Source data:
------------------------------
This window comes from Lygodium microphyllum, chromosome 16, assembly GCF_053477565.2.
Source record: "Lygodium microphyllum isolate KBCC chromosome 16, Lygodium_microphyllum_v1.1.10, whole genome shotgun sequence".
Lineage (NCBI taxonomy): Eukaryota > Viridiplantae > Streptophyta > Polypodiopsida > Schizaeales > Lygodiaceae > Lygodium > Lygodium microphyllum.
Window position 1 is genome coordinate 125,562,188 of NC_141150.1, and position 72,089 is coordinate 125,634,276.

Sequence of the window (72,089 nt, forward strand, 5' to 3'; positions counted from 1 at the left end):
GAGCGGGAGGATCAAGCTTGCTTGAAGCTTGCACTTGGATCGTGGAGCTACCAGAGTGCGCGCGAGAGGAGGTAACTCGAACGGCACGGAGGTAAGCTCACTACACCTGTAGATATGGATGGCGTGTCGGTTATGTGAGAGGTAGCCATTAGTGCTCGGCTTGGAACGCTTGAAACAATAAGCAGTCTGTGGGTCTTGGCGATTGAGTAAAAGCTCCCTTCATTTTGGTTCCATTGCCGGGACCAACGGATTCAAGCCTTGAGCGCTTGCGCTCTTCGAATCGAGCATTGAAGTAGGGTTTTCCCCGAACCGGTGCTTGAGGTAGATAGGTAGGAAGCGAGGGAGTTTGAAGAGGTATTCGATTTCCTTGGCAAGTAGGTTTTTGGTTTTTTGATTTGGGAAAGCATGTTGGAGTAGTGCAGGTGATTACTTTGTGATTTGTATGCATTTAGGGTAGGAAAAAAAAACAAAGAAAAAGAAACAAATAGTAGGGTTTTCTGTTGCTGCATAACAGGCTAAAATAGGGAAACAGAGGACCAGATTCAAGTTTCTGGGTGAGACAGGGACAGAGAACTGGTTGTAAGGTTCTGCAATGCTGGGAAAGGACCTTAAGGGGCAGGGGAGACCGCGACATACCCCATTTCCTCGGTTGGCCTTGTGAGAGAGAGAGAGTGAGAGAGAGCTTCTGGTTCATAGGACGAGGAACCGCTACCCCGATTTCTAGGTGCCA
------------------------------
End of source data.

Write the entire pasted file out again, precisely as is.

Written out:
This window comes from Lygodium microphyllum, chromosome 16, assembly GCF_053477565.2.
Source record: "Lygodium microphyllum isolate KBCC chromosome 16, Lygodium_microphyllum_v1.1.10, whole genome shotgun sequence".
Lineage (NCBI taxonomy): Eukaryota > Viridiplantae > Streptophyta > Polypodiopsida > Schizaeales > Lygodiaceae > Lygodium > Lygodium microphyllum.
Window position 1 is genome coordinate 125,562,188 of NC_141150.1, and position 72,089 is coordinate 125,634,276.

Sequence of the window (72,089 nt, forward strand, 5' to 3'; positions counted from 1 at the left end):
GAGCGGGAGGATCAAGCTTGCTTGAAGCTTGCACTTGGATCGTGGAGCTACCAGAGTGCGCGCGAGAGGAGGTAACTCGAACGGCACGGAGGTAAGCTCACTACACCTGTAGATATGGATGGCGTGTCGGTTATGTGAGAGGTAGCCATTAGTGCTCGGCTTGGAACGCTTGAAACAATAAGCAGTCTGTGGGTCTTGGCGATTGAGTAAAAGCTCCCTTCATTTTGGTTCCATTGCCGGGACCAACGGATTCAAGCCTTGAGCGCTTGCGCTCTTCGAATCGAGCATTGAAGTAGGGTTTTCCCCGAACCGGTGCTTGAGGTAGATAGGTAGGAAGCGAGGGAGTTTGAAGAGGTATTCGATTTCCTTGGCAAGTAGGTTTTTGGTTTTTTGATTTGGGAAAGCATGTTGGAGTAGTGCAGGTGATTACTTTGTGATTTGTATGCATTTAGGGTAGGAAAAAAAAACAAAGAAAAAGAAACAAATAGTAGGGTTTTCTGTTGCTGCATAACAGGCTAAAATAGGGAAACAGAGGACCAGATTCAAGTTTCTGGGTGAGACAGGGACAGAGAACTGGTTGTAAGGTTCTGCAATGCTGGGAAAGGACCTTAAGGGGCAGGGGAGACCGCGACATACCCCATTTCCTCGGTTGGCCTTGTGAGAGAGAGAGAGTGAGAGAGAGCTTCTGGTTCATAGGACGAGGAACCGCTACCCCGATTTCTAGGTGCCA